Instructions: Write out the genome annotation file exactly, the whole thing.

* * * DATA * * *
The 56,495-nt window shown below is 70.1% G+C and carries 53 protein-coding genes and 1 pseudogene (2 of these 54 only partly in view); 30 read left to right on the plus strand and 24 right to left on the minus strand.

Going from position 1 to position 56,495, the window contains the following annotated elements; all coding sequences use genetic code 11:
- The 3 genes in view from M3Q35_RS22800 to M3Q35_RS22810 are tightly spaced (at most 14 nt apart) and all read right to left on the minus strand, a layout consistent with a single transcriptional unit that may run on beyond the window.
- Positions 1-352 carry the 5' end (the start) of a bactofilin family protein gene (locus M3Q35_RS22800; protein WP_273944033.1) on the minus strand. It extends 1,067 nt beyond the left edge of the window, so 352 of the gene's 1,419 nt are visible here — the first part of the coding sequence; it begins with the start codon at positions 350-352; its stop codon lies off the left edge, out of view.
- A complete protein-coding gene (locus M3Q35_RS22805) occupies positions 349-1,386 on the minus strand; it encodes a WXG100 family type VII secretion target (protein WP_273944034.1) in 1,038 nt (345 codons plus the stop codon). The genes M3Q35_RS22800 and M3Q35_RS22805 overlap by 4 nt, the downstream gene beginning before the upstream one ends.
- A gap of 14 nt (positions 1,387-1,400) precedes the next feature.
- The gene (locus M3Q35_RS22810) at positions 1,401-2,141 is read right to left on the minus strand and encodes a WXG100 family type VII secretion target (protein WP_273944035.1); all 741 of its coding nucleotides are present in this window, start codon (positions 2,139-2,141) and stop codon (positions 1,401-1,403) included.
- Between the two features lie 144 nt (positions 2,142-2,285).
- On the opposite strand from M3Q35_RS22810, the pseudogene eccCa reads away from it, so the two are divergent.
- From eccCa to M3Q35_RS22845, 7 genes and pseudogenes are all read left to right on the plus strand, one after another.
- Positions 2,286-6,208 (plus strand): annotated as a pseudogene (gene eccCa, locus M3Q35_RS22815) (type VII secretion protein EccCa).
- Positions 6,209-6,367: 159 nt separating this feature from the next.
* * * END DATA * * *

The 56,495-nt window shown below is 70.1% G+C and carries 53 protein-coding genes and 1 pseudogene (2 of these 54 only partly in view); 30 read left to right on the plus strand and 24 right to left on the minus strand.

Going from position 1 to position 56,495, the window contains the following annotated elements; all coding sequences use genetic code 11:
- The 3 genes in view from M3Q35_RS22800 to M3Q35_RS22810 are tightly spaced (at most 14 nt apart) and all read right to left on the minus strand, a layout consistent with a single transcriptional unit that may run on beyond the window.
- Positions 1-352 carry the 5' end (the start) of a bactofilin family protein gene (locus M3Q35_RS22800; protein WP_273944033.1) on the minus strand. It extends 1,067 nt beyond the left edge of the window, so 352 of the gene's 1,419 nt are visible here — the first part of the coding sequence; it begins with the start codon at positions 350-352; its stop codon lies off the left edge, out of view.
- A complete protein-coding gene (locus M3Q35_RS22805) occupies positions 349-1,386 on the minus strand; it encodes a WXG100 family type VII secretion target (protein WP_273944034.1) in 1,038 nt (345 codons plus the stop codon). The genes M3Q35_RS22800 and M3Q35_RS22805 overlap by 4 nt, the downstream gene beginning before the upstream one ends.
- A gap of 14 nt (positions 1,387-1,400) precedes the next feature.
- The gene (locus M3Q35_RS22810) at positions 1,401-2,141 is read right to left on the minus strand and encodes a WXG100 family type VII secretion target (protein WP_273944035.1); all 741 of its coding nucleotides are present in this window, start codon (positions 2,139-2,141) and stop codon (positions 1,401-1,403) included.
- Between the two features lie 144 nt (positions 2,142-2,285).
- On the opposite strand from M3Q35_RS22810, the pseudogene eccCa reads away from it, so the two are divergent.
- From eccCa to M3Q35_RS22845, 7 genes and pseudogenes are all read left to right on the plus strand, one after another.
- Positions 2,286-6,208 (plus strand): annotated as a pseudogene (gene eccCa, locus M3Q35_RS22815) (type VII secretion protein EccCa).
- Positions 6,209-6,367: 159 nt separating this feature from the next.